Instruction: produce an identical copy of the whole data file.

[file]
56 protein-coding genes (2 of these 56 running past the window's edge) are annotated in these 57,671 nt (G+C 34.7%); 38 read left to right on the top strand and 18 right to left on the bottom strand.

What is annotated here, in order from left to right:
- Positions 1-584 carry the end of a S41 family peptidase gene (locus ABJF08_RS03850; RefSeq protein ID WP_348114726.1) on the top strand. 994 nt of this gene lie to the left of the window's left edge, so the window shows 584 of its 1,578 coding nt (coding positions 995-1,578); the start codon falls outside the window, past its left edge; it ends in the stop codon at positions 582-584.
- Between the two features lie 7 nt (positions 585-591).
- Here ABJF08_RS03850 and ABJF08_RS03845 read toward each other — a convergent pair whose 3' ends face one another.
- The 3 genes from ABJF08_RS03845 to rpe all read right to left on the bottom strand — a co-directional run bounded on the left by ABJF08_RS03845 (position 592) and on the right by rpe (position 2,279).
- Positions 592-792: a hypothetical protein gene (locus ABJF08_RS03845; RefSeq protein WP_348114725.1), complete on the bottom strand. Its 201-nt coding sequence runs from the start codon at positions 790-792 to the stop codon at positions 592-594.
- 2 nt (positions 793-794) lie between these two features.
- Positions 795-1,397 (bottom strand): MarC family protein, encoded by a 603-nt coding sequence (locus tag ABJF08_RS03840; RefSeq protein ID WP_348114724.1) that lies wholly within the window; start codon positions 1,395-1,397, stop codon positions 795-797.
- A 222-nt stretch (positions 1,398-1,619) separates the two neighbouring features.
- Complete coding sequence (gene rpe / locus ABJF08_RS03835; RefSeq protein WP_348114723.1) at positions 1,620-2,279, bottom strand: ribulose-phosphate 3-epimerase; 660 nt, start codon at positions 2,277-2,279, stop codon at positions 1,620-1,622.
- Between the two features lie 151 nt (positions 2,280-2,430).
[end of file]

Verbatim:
56 protein-coding genes (2 of these 56 running past the window's edge) are annotated in these 57,671 nt (G+C 34.7%); 38 read left to right on the top strand and 18 right to left on the bottom strand.

What is annotated here, in order from left to right:
- Positions 1-584 carry the end of a S41 family peptidase gene (locus ABJF08_RS03850; RefSeq protein ID WP_348114726.1) on the top strand. 994 nt of this gene lie to the left of the window's left edge, so the window shows 584 of its 1,578 coding nt (coding positions 995-1,578); the start codon falls outside the window, past its left edge; it ends in the stop codon at positions 582-584.
- Between the two features lie 7 nt (positions 585-591).
- Here ABJF08_RS03850 and ABJF08_RS03845 read toward each other — a convergent pair whose 3' ends face one another.
- The 3 genes from ABJF08_RS03845 to rpe all read right to left on the bottom strand — a co-directional run bounded on the left by ABJF08_RS03845 (position 592) and on the right by rpe (position 2,279).
- Positions 592-792: a hypothetical protein gene (locus ABJF08_RS03845; RefSeq protein WP_348114725.1), complete on the bottom strand. Its 201-nt coding sequence runs from the start codon at positions 790-792 to the stop codon at positions 592-594.
- 2 nt (positions 793-794) lie between these two features.
- Positions 795-1,397 (bottom strand): MarC family protein, encoded by a 603-nt coding sequence (locus tag ABJF08_RS03840; RefSeq protein ID WP_348114724.1) that lies wholly within the window; start codon positions 1,395-1,397, stop codon positions 795-797.
- A 222-nt stretch (positions 1,398-1,619) separates the two neighbouring features.
- Complete coding sequence (gene rpe / locus ABJF08_RS03835; RefSeq protein WP_348114723.1) at positions 1,620-2,279, bottom strand: ribulose-phosphate 3-epimerase; 660 nt, start codon at positions 2,277-2,279, stop codon at positions 1,620-1,622.
- Between the two features lie 151 nt (positions 2,280-2,430).